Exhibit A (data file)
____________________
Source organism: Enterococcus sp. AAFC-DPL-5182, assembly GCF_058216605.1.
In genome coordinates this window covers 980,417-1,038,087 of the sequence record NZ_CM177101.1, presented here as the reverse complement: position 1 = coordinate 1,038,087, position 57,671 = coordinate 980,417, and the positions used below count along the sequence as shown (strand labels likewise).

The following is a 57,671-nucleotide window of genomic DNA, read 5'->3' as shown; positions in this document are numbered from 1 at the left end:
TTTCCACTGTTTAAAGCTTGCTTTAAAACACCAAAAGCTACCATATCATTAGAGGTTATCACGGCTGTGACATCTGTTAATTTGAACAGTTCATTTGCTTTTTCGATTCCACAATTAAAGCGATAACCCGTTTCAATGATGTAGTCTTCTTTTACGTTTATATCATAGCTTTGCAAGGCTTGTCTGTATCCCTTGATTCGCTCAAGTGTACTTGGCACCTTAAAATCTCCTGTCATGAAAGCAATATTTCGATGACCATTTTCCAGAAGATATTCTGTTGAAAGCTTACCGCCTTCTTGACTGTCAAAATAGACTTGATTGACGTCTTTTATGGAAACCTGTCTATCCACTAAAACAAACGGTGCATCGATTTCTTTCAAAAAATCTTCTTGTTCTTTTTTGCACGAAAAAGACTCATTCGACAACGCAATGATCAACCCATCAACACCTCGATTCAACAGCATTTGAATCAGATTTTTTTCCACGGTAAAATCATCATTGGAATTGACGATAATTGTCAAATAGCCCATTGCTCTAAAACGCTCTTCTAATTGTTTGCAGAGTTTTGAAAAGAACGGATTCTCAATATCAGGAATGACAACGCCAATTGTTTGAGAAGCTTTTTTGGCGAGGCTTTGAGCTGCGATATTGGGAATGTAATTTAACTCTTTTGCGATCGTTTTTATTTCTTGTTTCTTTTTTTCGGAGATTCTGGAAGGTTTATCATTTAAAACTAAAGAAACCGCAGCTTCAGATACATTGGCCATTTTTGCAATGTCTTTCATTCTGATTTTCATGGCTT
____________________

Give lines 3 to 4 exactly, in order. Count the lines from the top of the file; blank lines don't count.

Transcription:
The following is a 57,671-nucleotide window of genomic DNA, read 5'->3' as shown; positions in this document are numbered from 1 at the left end:
TTTCCACTGTTTAAAGCTTGCTTTAAAACACCAAAAGCTACCATATCATTAGAGGTTATCACGGCTGTGACATCTGTTAATTTGAACAGTTCATTTGCTTTTTCGATTCCACAATTAAAGCGATAACCCGTTTCAATGATGTAGTCTTCTTTTACGTTTATATCATAGCTTTGCAAGGCTTGTCTGTATCCCTTGATTCGCTCAAGTGTACTTGGCACCTTAAAATCTCCTGTCATGAAAGCAATATTTCGATGACCATTTTCCAGAAGATATTCTGTTGAAAGCTTACCGCCTTCTTGACTGTCAAAATAGACTTGATTGACGTCTTTTATGGAAACCTGTCTATCCACTAAAACAAACGGTGCATCGATTTCTTTCAAAAAATCTTCTTGTTCTTTTTTGCACGAAAAAGACTCATTCGACAACGCAATGATCAACCCATCAACACCTCGATTCAACAGCATTTGAATCAGATTTTTTTCCACGGTAAAATCATCATTGGAATTGACGATAATTGTCAAATAGCCCATTGCTCTAAAACGCTCTTCTAATTGTTTGCAGAGTTTTGAAAAGAACGGATTCTCAATATCAGGAATGACAACGCCAATTGTTTGAGAAGCTTTTTTGGCGAGGCTTTGAGCTGCGATATTGGGAATGTAATTTAACTCTTTTGCGATCGTTTTTATTTCTTGTTTCTTTTTTTCGGAGATTCTGGAAGGTTTATCATTTAAAACTAAAGAAACCGCAGCTTCAGATACATTGGCCATTTTTGCAATGTCTTTCATTCTGATTTTCATGGCTT